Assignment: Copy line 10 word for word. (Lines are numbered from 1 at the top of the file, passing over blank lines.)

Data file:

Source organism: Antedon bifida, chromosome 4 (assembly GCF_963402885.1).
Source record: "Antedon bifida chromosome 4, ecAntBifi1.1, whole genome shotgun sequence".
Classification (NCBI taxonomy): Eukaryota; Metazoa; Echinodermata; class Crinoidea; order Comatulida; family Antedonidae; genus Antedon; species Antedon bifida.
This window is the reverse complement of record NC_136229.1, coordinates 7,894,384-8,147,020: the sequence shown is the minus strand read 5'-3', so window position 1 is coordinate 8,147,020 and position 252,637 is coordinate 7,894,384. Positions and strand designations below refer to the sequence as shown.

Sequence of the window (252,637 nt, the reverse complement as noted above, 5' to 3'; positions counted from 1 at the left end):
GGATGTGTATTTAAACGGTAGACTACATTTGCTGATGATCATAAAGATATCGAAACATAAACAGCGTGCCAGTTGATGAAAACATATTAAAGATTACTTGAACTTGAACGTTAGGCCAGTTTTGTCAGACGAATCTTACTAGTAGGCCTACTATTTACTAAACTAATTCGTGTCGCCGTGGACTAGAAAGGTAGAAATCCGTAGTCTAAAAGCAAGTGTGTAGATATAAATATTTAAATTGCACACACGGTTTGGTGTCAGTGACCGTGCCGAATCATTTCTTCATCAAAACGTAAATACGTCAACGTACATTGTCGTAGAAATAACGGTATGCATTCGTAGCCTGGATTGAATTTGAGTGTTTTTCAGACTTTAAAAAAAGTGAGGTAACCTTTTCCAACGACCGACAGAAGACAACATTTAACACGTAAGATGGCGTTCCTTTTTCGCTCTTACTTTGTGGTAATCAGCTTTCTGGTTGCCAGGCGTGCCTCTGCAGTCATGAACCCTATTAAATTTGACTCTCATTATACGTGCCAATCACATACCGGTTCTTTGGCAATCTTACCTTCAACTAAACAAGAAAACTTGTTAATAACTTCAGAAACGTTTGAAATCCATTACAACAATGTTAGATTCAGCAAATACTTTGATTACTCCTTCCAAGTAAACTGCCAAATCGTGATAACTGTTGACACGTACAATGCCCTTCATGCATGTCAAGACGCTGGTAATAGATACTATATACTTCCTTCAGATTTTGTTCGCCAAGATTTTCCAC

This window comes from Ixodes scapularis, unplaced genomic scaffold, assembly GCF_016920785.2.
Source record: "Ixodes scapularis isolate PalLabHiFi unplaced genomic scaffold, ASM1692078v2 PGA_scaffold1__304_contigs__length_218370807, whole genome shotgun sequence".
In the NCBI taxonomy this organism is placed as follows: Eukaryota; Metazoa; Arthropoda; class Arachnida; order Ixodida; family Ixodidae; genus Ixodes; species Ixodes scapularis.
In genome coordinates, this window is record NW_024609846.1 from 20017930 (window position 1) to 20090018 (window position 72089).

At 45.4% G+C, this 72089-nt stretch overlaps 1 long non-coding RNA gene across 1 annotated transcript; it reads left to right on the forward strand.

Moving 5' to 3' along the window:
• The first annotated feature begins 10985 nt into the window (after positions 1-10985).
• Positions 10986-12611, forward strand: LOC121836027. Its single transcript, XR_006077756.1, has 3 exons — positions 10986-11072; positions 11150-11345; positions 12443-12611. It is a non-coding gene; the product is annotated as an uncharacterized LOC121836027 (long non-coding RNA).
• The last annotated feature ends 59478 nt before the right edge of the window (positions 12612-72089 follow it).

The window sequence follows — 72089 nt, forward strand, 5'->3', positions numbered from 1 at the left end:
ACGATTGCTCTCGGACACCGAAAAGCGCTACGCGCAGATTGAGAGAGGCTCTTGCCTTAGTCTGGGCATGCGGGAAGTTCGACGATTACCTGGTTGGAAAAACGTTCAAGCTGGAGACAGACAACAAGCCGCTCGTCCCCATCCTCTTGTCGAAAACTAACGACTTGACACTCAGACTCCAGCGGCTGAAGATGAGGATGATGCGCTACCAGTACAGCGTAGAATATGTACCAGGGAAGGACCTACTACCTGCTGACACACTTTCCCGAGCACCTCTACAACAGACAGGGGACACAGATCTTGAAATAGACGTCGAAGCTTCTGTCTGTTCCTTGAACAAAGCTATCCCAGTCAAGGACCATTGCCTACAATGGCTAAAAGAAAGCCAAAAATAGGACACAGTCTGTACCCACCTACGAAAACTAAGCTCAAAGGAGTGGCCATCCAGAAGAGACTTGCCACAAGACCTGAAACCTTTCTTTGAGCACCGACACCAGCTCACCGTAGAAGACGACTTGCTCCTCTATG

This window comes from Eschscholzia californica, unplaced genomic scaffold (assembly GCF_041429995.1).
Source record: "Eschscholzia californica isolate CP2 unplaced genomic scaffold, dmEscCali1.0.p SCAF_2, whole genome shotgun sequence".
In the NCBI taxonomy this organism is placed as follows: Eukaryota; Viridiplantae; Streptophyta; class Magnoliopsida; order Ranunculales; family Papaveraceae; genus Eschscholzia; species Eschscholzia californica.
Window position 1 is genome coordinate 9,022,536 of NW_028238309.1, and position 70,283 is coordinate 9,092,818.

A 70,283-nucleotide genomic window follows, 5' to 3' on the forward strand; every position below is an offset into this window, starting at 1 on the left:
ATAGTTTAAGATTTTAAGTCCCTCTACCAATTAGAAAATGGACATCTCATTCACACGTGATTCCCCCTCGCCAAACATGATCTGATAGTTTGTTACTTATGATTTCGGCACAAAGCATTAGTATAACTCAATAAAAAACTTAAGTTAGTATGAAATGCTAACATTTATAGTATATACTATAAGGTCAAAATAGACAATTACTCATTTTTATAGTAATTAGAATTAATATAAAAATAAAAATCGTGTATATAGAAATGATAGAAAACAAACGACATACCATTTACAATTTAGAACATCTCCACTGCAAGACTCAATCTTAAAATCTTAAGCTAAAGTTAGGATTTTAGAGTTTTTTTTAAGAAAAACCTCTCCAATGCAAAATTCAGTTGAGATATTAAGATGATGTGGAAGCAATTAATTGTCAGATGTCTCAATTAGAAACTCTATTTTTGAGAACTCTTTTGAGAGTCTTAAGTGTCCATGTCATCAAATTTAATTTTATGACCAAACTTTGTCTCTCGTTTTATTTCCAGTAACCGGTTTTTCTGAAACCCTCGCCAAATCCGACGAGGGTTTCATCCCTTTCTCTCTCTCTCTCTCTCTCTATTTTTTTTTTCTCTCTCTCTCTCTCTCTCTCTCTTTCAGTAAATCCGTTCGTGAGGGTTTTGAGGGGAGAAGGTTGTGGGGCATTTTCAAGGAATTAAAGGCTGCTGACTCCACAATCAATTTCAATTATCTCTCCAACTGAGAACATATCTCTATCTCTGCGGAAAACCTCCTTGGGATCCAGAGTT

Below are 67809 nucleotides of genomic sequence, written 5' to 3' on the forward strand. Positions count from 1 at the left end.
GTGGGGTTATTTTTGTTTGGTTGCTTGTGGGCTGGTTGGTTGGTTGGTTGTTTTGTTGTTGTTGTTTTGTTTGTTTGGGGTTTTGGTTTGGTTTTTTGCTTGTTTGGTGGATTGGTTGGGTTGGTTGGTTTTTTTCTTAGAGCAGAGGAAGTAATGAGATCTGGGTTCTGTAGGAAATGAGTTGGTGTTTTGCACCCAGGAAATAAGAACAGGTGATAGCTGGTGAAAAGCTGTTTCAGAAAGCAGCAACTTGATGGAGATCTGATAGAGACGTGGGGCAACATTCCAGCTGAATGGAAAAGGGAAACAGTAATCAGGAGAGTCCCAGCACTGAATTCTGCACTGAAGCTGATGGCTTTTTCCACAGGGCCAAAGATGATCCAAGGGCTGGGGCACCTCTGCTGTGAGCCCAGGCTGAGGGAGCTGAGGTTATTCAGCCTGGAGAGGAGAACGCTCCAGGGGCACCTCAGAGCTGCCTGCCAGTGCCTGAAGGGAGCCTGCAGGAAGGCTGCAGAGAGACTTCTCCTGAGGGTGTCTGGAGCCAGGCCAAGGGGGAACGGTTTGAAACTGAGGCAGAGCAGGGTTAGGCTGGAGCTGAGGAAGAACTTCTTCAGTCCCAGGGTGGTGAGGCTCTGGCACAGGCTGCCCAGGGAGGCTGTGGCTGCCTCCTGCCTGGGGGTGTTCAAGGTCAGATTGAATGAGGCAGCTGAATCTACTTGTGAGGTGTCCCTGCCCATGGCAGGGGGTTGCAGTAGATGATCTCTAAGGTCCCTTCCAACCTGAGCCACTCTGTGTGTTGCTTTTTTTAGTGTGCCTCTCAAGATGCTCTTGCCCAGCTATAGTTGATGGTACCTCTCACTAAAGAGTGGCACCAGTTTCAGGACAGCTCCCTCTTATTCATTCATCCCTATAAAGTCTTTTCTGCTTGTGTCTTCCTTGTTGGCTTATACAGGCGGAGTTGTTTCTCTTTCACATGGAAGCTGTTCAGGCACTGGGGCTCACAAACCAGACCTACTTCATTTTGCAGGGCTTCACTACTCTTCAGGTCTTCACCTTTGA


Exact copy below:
In genome coordinates, this window is record NW_024609846.1 from 20017930 (window position 1) to 20090018 (window position 72089).